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Change that Lasts

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Many Alliance people are amazing change agents, pouring themselves out to see lives transformed. When Hurricane Katrina hit, teams from dozens of Alliance churches rushed to help people in hard-hit areas rebuild their homes and lives. When the high rates of infant mortality and maternal morbidity in Mali, West Africa, became known, the response in building the Koutiala Hospital for Women and Children was overwhelming. Many Alliance churches have helped refugees find housing, taking food and furniture to them and helping them get on their feet. All of this done in the Name of Jesus touches my heart, making me thankful to be part of The Alliance.

There’s a subtle danger lurking in all these expressions of Christ-like compassion. It’s a value embraced widely in our culture: the solution to human misery is material. If we help the homeless find shelter, enable the unemployed to find jobs and assist in bringing healing to the sick, this value says we have solved the problem. Helping people get a better education, getting more money into the hands of the poor and improving nutrition and crop production could be included. The priority of helping people have better lives during their temporary, earthly pilgrimages dominates our North American cultural agenda.

Relief and development projects can be incredibly helpful. The work of CAMA (Compassion and Mercy Associates) and so many other Alliance people charges me up! My hope is that we, as people of the Kingdom, always have a heart for the poor, the hurting, the sick and the millions around the world who haven’t had the opportunities we’ve had.

But helping people have more materially does not address a deeper problem:

Development for wealth, health, and power will not furnish significant gain to any community or society. People may have a slightly longer life, and perhaps more things while they live, but development will, in the final sense, make absolutely no difference. The people will certainly die, and after that face the judgment spoken of in Revelation 20. (Sherwood Lingenfelter Agents of Transformation, Baker Books, 1996, p. 266)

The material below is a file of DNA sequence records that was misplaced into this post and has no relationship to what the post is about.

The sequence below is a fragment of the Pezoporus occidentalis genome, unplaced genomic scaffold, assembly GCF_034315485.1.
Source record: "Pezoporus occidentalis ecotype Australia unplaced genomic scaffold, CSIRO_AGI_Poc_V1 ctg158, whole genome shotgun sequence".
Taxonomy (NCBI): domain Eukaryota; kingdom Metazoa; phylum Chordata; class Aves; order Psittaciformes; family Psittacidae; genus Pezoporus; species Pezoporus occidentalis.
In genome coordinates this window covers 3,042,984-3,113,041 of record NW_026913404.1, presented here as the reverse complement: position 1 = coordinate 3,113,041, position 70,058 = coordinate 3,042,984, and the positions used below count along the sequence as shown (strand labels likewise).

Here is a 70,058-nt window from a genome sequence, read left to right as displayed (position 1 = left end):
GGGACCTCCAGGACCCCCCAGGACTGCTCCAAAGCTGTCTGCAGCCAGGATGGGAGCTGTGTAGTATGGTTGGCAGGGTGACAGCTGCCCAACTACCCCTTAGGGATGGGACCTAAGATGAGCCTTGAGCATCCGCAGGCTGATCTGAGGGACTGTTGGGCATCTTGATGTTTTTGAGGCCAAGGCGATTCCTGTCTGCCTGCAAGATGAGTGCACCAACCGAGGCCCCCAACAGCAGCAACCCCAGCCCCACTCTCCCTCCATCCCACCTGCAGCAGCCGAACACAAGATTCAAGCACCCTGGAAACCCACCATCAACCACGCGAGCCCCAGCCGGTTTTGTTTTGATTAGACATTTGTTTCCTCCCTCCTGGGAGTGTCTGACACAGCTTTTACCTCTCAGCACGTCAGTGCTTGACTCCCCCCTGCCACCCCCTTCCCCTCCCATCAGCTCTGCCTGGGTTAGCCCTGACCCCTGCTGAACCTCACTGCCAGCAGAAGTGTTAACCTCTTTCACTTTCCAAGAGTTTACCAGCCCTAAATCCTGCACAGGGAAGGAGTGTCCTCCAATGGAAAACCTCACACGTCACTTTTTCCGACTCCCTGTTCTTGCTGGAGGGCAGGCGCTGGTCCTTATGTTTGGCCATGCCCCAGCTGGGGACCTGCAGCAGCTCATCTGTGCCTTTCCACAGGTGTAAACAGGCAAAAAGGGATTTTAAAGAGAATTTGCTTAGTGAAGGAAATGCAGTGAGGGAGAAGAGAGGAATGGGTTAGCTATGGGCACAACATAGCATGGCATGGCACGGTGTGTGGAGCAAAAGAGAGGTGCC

Christ is the power that ultimately transforms. As we do relief and development in His Name, we demonstrate His love and compassion. In this process the motive of “having more for self” has to be replaced by the Kingdom value, “having more to serve Christ and others.” When people hear and believe the good news about Jesus, embracing Him as Savior and Lord, an inner transformation takes place. This impacts the outward, dimensions of their lives as they begin to love their neighbors as themselves. As people of the Kingdom, Christ followers increasingly promote development to serve, not to have.

Our good deeds providing temporal help in a passing world can take on an eternal dimension when they are integrated with the living Word of Christ. Consider this story from a C&MA medical missionary in Mali:

Ami delivered her baby at the Koutiala hospital and then became ill with a high fever and dangerously low red blood cell count. We treated her with antibiotics and blood transfusions, but she didn’t improve.

One evening she prayed to put her faith in Jesus. The next day she began acting and talking strangely, and the Malians, including our chaplain, quickly recognized that she was suffering from demon possession. Pastor Enoch rebuked the spirit in her, commanding it in Jesus’ Name to leave. The demon yelled out of her mouth. It was obvious Ami herself wasn’t speaking. It was a beautiful thing to see Pastor Enoch sitting at her bedside all day praying over her. One of the nurses hardly left her side that night, singing praise songs over her.

Ami was herself after a day but still very physically ill. Our hospital staff has battled for her complete healing. Four nurses donated blood. Our team poured care into her and showed the real love of Jesus. I am grateful that I serve a God who is so all-powerful that even the demons shudder at His Name.

This most encouraging story could have ended with Ami’s physical healing. But thanks to an incredibly committed team of Christ-filled servants at the hospital, she also experienced spiritual transformation through the power of Christ. The compassion Ami felt in the physical care she received was used by God to open her heart to Jesus. Deed and Word were powerfully integrated. The eternal dimension to Ami’s healing makes for change that lasts . . . forever!

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